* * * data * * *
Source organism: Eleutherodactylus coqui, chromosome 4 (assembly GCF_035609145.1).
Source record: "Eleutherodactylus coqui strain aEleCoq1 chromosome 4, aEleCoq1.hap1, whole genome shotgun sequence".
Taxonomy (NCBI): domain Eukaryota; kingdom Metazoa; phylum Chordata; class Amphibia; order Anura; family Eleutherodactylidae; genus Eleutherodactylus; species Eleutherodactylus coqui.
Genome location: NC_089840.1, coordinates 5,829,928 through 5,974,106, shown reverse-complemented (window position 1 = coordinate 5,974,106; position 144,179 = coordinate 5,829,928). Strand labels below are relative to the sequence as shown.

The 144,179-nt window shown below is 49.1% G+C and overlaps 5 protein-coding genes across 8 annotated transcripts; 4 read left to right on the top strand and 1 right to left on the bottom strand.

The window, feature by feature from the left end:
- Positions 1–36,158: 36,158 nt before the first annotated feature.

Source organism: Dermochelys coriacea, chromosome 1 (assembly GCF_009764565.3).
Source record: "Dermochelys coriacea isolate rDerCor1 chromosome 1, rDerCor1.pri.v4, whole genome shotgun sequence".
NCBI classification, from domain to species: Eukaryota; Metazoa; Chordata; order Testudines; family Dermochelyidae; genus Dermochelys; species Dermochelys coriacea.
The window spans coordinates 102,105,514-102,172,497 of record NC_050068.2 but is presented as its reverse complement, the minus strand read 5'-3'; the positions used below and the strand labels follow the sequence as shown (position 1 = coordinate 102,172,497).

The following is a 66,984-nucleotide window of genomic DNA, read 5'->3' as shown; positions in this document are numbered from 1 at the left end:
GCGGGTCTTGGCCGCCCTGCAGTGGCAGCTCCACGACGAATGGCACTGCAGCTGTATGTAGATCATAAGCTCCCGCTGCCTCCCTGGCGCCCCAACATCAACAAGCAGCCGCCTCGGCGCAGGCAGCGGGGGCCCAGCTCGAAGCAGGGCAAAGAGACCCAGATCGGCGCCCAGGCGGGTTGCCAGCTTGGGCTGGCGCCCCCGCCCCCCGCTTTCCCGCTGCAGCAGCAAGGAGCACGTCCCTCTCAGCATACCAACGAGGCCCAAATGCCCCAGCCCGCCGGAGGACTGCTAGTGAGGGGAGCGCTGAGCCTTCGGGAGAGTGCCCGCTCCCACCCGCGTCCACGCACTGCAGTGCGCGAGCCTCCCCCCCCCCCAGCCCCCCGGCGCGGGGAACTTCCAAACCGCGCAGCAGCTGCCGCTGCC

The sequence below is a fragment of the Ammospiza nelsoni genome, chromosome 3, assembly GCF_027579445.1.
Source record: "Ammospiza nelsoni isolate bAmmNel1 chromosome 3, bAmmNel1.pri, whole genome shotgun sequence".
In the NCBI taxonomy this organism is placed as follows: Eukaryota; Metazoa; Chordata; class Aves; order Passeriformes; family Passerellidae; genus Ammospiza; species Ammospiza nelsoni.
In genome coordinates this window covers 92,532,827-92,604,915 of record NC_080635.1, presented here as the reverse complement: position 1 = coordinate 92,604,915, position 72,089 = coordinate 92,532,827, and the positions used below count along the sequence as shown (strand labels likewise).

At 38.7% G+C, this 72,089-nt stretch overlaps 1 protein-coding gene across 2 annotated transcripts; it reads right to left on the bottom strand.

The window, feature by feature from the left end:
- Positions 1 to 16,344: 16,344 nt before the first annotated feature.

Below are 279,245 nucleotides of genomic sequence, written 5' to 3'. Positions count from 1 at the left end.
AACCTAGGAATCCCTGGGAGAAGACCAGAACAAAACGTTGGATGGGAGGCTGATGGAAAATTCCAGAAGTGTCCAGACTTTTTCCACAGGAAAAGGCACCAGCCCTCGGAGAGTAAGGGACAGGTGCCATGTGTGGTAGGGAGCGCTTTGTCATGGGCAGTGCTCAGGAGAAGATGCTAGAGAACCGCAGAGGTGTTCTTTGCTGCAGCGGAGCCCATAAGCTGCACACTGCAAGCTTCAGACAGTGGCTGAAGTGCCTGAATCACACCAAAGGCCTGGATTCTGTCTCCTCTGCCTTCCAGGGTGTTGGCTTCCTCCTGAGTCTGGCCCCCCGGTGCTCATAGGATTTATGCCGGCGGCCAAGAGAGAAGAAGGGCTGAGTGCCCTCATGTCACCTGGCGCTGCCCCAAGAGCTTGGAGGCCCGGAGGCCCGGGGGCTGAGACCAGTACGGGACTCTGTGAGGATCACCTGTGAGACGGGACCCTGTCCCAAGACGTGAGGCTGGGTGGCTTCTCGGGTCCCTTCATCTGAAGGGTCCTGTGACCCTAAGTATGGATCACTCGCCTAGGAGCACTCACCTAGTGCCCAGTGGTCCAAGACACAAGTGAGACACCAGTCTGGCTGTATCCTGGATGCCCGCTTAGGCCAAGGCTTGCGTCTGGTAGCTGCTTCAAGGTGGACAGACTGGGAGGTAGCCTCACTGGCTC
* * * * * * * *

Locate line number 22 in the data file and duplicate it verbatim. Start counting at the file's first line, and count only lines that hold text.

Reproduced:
AACCTAGGAATCCCTGGGAGAAGACCAGAACAAAACGTTGGATGGGAGGCTGATGGAAAATTCCAGAAGTGTCCAGACTTTTTCCACAGGAAAAGGCACCAGCCCTCGGAGAGTAAGGGACAGGTGCCATGTGTGGTAGGGAGCGCTTTGTCATGGGCAGTGCTCAGGAGAAGATGCTAGAGAACCGCAGAGGTGTTCTTTGCTGCAGCGGAGCCCATAAGCTGCACACTGCAAGCTTCAGACAGTGGCTGAAGTGCCTGAATCACACCAAAGGCCTGGATTCTGTCTCCTCTGCCTTCCAGGGTGTTGGCTTCCTCCTGAGTCTGGCCCCCCGGTGCTCATAGGATTTATGCCGGCGGCCAAGAGAGAAGAAGGGCTGAGTGCCCTCATGTCACCTGGCGCTGCCCCAAGAGCTTGGAGGCCCGGAGGCCCGGGGGCTGAGACCAGTACGGGACTCTGTGAGGATCACCTGTGAGACGGGACCCTGTCCCAAGACGTGAGGCTGGGTGGCTTCTCGGGTCCCTTCATCTGAAGGGTCCTGTGACCCTAAGTATGGATCACTCGCCTAGGAGCACTCACCTAGTGCCCAGTGGTCCAAGACACAAGTGAGACACCAGTCTGGCTGTATCCTGGATGCCCGCTTAGGCCAAGGCTTGCGTCTGGTAGCTGCTTCAAGGTGGACAGACTGGGAGGTAGCCTCACTGGCTC